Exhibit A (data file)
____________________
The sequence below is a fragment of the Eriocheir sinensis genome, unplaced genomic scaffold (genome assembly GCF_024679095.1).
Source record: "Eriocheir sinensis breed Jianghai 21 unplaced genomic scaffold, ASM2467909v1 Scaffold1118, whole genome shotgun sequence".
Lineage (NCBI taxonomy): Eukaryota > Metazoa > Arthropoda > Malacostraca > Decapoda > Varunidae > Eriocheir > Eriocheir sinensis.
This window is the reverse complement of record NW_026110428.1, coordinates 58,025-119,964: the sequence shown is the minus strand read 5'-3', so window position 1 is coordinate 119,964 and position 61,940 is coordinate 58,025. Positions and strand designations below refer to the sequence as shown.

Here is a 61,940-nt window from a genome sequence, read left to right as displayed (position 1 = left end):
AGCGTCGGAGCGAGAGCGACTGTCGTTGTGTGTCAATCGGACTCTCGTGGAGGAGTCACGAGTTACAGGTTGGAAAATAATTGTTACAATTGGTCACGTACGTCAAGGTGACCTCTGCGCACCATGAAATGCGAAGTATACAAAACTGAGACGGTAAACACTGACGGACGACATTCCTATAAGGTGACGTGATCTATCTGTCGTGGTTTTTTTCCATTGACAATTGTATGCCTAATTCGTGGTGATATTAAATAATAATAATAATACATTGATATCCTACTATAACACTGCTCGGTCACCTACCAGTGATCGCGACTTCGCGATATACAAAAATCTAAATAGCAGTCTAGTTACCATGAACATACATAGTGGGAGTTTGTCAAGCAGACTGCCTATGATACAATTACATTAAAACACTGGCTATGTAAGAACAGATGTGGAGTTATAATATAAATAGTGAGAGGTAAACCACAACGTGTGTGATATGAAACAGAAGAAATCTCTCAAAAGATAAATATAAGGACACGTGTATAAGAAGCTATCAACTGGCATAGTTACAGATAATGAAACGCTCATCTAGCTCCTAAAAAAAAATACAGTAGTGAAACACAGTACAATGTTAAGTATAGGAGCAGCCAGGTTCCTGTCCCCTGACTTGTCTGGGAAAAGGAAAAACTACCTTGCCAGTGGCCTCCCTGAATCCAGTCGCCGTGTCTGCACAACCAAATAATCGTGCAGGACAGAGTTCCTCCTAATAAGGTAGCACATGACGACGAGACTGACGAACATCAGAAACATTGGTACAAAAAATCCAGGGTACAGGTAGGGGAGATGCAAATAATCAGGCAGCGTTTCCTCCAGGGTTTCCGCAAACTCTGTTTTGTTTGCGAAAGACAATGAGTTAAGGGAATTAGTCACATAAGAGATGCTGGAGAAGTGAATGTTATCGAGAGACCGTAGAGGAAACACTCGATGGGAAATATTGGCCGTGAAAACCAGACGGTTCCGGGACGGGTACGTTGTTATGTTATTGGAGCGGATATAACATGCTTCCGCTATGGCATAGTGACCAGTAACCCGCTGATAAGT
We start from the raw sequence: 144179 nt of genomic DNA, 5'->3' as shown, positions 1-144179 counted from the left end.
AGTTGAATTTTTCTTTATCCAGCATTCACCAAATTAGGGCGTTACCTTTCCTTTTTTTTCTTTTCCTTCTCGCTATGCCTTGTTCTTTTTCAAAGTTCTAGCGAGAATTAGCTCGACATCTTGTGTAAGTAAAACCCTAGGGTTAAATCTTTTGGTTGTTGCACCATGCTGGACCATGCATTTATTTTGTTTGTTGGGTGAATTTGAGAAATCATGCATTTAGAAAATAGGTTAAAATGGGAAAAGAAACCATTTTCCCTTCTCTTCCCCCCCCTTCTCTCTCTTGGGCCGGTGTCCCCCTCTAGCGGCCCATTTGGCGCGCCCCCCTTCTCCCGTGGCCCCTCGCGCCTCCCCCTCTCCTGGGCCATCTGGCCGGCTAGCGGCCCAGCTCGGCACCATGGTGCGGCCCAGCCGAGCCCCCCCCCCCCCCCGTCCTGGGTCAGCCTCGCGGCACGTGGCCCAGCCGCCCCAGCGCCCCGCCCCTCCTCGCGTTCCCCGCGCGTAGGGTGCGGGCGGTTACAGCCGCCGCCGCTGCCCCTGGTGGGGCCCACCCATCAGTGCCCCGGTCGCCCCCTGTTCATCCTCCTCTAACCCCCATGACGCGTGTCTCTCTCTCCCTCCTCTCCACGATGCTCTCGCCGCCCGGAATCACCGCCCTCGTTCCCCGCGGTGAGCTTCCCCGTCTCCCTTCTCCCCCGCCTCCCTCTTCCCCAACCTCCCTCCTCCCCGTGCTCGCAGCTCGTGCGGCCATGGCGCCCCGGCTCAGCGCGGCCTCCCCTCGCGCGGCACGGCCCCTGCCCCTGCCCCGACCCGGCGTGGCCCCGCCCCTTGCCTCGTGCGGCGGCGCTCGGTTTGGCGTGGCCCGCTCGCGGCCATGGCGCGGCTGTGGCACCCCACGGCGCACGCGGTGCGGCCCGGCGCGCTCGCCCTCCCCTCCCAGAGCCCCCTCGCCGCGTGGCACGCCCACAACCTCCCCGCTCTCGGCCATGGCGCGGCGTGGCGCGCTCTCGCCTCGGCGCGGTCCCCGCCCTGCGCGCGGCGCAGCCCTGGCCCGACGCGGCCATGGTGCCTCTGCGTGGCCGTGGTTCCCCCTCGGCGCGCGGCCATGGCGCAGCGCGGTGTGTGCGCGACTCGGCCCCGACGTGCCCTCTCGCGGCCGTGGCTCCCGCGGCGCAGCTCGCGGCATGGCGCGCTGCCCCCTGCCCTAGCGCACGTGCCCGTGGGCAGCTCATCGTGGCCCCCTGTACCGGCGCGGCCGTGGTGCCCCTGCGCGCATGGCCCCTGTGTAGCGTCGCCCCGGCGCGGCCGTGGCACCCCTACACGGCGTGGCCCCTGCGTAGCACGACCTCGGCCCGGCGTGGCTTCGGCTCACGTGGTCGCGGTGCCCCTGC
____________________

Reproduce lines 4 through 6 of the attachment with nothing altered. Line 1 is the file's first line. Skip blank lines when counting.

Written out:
This window is the reverse complement of record NW_026110428.1, coordinates 58,025-119,964: the sequence shown is the minus strand read 5'-3', so window position 1 is coordinate 119,964 and position 61,940 is coordinate 58,025. Positions and strand designations below refer to the sequence as shown.

Here is a 61,940-nt window from a genome sequence, read left to right as displayed (position 1 = left end):
AGCGTCGGAGCGAGAGCGACTGTCGTTGTGTGTCAATCGGACTCTCGTGGAGGAGTCACGAGTTACAGGTTGGAAAATAATTGTTACAATTGGTCACGTACGTCAAGGTGACCTCTGCGCACCATGAAATGCGAAGTATACAAAACTGAGACGGTAAACACTGACGGACGACATTCCTATAAGGTGACGTGATCTATCTGTCGTGGTTTTTTTCCATTGACAATTGTATGCCTAATTCGTGGTGATATTAAATAATAATAATAATACATTGATATCCTACTATAACACTGCTCGGTCACCTACCAGTGATCGCGACTTCGCGATATACAAAAATCTAAATAGCAGTCTAGTTACCATGAACATACATAGTGGGAGTTTGTCAAGCAGACTGCCTATGATACAATTACATTAAAACACTGGCTATGTAAGAACAGATGTGGAGTTATAATATAAATAGTGAGAGGTAAACCACAACGTGTGTGATATGAAACAGAAGAAATCTCTCAAAAGATAAATATAAGGACACGTGTATAAGAAGCTATCAACTGGCATAGTTACAGATAATGAAACGCTCATCTAGCTCCTAAAAAAAAATACAGTAGTGAAACACAGTACAATGTTAAGTATAGGAGCAGCCAGGTTCCTGTCCCCTGACTTGTCTGGGAAAAGGAAAAACTACCTTGCCAGTGGCCTCCCTGAATCCAGTCGCCGTGTCTGCACAACCAAATAATCGTGCAGGACAGAGTTCCTCCTAATAAGGTAGCACATGACGACGAGACTGACGAACATCAGAAACATTGGTACAAAAAATCCAGGGTACAGGTAGGGGAGATGCAAATAATCAGGCAGCGTTTCCTCCAGGGTTTCCGCAAACTCTGTTTTGTTTGCGAAAGACAATGAGTTAAGGGAATTAGTCACATAAGAGATGCTGGAGAAGTGAATGTTATCGAGAGACCGTAGAGGAAACACTCGATGGGAAATATTGGCCGTGAAAACCAGACGGTTCCGGGACGGGTACGTTGTTATGTTATTGGAGCGGATATAACATGCTTCCGCTATGGCATAGTGACCAGTAACCCGCTGATAAGT